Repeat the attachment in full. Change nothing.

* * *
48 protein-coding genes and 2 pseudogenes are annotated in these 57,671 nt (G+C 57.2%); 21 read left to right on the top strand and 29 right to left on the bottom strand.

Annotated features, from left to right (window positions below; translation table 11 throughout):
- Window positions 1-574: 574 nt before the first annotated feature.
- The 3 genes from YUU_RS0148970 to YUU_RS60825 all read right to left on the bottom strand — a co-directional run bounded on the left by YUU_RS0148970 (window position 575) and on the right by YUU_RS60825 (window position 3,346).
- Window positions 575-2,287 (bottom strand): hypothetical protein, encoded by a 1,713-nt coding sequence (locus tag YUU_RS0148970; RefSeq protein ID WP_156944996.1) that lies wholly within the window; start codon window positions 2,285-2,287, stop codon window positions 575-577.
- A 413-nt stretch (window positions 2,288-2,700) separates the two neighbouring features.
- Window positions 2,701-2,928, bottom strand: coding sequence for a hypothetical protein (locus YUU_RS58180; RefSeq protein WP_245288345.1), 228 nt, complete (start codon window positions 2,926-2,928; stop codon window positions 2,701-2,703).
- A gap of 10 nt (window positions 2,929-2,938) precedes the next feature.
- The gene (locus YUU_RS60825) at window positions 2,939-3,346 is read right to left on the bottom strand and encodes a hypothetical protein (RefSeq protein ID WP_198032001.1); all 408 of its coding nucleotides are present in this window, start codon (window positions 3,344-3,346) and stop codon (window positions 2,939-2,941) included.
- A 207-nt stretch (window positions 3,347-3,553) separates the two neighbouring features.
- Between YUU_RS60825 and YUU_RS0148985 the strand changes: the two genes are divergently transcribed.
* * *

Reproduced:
48 protein-coding genes and 2 pseudogenes are annotated in these 57,671 nt (G+C 57.2%); 21 read left to right on the top strand and 29 right to left on the bottom strand.

Annotated features, from left to right (window positions below; translation table 11 throughout):
- Window positions 1-574: 574 nt before the first annotated feature.
- The 3 genes from YUU_RS0148970 to YUU_RS60825 all read right to left on the bottom strand — a co-directional run bounded on the left by YUU_RS0148970 (window position 575) and on the right by YUU_RS60825 (window position 3,346).
- Window positions 575-2,287 (bottom strand): hypothetical protein, encoded by a 1,713-nt coding sequence (locus tag YUU_RS0148970; RefSeq protein ID WP_156944996.1) that lies wholly within the window; start codon window positions 2,285-2,287, stop codon window positions 575-577.
- A 413-nt stretch (window positions 2,288-2,700) separates the two neighbouring features.
- Window positions 2,701-2,928, bottom strand: coding sequence for a hypothetical protein (locus YUU_RS58180; RefSeq protein WP_245288345.1), 228 nt, complete (start codon window positions 2,926-2,928; stop codon window positions 2,701-2,703).
- A gap of 10 nt (window positions 2,929-2,938) precedes the next feature.
- The gene (locus YUU_RS60825) at window positions 2,939-3,346 is read right to left on the bottom strand and encodes a hypothetical protein (RefSeq protein ID WP_198032001.1); all 408 of its coding nucleotides are present in this window, start codon (window positions 3,344-3,346) and stop codon (window positions 2,939-2,941) included.
- A 207-nt stretch (window positions 3,347-3,553) separates the two neighbouring features.
- Between YUU_RS60825 and YUU_RS0148985 the strand changes: the two genes are divergently transcribed.